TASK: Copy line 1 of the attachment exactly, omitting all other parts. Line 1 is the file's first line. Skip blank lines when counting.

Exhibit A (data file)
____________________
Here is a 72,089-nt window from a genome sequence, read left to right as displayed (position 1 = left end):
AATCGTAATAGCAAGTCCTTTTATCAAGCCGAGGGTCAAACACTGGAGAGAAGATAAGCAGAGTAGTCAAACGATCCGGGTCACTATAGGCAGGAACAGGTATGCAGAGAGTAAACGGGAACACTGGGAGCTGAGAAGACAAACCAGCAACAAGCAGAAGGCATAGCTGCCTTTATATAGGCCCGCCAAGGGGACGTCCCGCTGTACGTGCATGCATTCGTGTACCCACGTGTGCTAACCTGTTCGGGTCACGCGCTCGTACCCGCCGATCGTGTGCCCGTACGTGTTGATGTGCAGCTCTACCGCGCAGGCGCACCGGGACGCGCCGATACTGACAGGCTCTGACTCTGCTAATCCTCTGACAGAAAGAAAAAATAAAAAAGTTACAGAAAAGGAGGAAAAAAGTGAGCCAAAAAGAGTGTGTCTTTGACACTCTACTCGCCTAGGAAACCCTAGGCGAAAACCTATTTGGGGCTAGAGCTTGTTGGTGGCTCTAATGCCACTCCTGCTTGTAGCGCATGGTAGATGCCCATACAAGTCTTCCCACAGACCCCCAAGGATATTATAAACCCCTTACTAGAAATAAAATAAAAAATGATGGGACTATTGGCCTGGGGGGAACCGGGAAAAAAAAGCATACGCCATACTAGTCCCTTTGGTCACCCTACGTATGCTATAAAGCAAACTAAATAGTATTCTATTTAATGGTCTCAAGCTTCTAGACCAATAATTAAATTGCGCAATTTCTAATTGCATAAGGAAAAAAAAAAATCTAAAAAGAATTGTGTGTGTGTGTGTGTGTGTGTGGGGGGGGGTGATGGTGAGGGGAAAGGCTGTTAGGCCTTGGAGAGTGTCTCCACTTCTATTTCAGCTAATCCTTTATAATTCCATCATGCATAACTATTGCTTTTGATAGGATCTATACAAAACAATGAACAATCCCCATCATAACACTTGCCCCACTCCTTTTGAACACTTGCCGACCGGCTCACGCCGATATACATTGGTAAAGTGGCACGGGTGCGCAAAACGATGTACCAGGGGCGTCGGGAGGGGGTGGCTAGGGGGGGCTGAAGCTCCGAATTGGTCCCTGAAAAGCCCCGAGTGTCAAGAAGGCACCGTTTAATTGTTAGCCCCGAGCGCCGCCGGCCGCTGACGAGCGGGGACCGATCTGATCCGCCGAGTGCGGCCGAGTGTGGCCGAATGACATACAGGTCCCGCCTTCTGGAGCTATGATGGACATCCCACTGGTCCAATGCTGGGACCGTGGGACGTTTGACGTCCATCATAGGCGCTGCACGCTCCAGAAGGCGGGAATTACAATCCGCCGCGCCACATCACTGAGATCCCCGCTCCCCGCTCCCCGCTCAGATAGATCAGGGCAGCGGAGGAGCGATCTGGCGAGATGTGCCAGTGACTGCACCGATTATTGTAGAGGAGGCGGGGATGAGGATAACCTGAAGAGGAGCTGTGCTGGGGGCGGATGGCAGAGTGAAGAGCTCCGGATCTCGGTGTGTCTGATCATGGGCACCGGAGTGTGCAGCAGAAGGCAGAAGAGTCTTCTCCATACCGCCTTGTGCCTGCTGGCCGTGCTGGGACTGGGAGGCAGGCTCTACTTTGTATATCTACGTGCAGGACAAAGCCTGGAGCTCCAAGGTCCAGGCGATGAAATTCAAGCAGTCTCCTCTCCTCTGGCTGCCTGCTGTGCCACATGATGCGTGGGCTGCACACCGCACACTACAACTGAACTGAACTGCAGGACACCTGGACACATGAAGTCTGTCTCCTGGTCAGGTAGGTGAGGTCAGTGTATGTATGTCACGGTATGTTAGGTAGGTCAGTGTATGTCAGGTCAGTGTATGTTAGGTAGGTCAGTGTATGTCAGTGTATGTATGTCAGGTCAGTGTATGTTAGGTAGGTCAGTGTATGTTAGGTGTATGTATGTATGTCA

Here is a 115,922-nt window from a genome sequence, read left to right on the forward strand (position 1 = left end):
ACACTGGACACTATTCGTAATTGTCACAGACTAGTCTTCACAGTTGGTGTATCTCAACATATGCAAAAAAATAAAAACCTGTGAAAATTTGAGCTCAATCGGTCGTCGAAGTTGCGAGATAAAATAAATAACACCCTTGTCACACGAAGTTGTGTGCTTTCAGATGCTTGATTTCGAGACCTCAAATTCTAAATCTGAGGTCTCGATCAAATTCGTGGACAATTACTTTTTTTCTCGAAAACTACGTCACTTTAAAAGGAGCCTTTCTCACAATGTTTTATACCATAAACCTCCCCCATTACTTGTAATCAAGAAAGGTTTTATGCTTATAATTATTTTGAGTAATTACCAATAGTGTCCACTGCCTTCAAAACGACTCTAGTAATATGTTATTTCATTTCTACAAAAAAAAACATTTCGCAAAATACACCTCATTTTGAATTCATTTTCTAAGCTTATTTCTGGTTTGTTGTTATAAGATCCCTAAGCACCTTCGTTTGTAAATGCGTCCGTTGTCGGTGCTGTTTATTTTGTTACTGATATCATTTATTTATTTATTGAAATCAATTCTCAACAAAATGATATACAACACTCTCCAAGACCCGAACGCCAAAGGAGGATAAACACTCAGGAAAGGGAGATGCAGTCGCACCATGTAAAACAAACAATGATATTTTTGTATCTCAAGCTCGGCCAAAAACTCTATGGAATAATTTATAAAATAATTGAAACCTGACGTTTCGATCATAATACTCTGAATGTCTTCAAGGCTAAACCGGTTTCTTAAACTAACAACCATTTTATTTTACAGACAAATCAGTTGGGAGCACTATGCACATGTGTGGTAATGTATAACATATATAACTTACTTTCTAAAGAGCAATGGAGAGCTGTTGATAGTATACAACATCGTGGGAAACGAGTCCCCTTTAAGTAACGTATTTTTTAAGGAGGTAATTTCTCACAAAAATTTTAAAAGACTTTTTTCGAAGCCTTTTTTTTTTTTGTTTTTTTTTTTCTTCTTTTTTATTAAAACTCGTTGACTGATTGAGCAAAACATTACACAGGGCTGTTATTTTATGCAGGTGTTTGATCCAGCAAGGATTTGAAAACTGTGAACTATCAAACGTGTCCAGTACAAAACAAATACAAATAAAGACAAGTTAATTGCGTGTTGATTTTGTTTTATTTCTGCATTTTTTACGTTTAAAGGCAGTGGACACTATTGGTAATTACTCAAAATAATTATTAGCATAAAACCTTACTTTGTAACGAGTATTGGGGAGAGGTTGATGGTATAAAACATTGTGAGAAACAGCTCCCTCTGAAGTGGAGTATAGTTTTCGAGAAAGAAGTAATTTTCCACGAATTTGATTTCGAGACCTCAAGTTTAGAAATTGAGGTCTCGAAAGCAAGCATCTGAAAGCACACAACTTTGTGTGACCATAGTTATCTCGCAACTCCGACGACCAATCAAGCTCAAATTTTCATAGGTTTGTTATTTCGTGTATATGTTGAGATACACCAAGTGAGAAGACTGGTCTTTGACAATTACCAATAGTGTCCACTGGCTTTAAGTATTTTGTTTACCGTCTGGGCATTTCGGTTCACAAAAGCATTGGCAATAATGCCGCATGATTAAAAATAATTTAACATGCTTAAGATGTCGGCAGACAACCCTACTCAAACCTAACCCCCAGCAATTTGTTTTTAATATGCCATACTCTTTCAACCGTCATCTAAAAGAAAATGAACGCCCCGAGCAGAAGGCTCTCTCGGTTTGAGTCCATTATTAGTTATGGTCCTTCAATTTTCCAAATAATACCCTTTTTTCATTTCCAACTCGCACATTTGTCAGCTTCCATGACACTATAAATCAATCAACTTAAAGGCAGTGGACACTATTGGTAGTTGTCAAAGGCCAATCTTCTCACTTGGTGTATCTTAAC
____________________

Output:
Here is a 72,089-nt window from a genome sequence, read left to right as displayed (position 1 = left end):